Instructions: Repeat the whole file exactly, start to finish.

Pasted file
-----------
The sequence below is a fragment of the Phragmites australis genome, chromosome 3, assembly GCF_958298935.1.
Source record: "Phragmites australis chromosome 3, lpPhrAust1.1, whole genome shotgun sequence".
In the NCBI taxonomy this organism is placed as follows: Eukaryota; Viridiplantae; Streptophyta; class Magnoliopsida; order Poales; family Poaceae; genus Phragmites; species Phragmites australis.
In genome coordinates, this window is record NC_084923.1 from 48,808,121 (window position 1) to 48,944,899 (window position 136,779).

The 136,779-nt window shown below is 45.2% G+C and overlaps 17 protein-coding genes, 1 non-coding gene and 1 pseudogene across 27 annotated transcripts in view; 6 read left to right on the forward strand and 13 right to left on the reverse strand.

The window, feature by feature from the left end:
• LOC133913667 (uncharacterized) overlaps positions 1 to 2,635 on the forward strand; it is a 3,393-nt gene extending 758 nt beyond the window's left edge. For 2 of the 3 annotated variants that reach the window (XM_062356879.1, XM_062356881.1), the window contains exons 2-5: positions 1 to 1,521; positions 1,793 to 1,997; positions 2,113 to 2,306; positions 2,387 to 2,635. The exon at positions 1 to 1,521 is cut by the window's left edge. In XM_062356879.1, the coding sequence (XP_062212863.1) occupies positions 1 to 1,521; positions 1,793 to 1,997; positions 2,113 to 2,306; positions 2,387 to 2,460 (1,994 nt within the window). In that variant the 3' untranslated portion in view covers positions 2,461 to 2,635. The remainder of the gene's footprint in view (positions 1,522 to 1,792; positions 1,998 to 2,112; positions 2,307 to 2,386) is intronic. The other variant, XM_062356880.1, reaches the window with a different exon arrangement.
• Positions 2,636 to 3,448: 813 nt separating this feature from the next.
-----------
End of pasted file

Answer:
The sequence below is a fragment of the Phragmites australis genome, chromosome 3, assembly GCF_958298935.1.
Source record: "Phragmites australis chromosome 3, lpPhrAust1.1, whole genome shotgun sequence".
In the NCBI taxonomy this organism is placed as follows: Eukaryota; Viridiplantae; Streptophyta; class Magnoliopsida; order Poales; family Poaceae; genus Phragmites; species Phragmites australis.
In genome coordinates, this window is record NC_084923.1 from 48,808,121 (window position 1) to 48,944,899 (window position 136,779).

The 136,779-nt window shown below is 45.2% G+C and overlaps 17 protein-coding genes, 1 non-coding gene and 1 pseudogene across 27 annotated transcripts in view; 6 read left to right on the forward strand and 13 right to left on the reverse strand.

The window, feature by feature from the left end:
• LOC133913667 (uncharacterized) overlaps positions 1 to 2,635 on the forward strand; it is a 3,393-nt gene extending 758 nt beyond the window's left edge. For 2 of the 3 annotated variants that reach the window (XM_062356879.1, XM_062356881.1), the window contains exons 2-5: positions 1 to 1,521; positions 1,793 to 1,997; positions 2,113 to 2,306; positions 2,387 to 2,635. The exon at positions 1 to 1,521 is cut by the window's left edge. In XM_062356879.1, the coding sequence (XP_062212863.1) occupies positions 1 to 1,521; positions 1,793 to 1,997; positions 2,113 to 2,306; positions 2,387 to 2,460 (1,994 nt within the window). In that variant the 3' untranslated portion in view covers positions 2,461 to 2,635. The remainder of the gene's footprint in view (positions 1,522 to 1,792; positions 1,998 to 2,112; positions 2,307 to 2,386) is intronic. The other variant, XM_062356880.1, reaches the window with a different exon arrangement.
• Positions 2,636 to 3,448: 813 nt separating this feature from the next.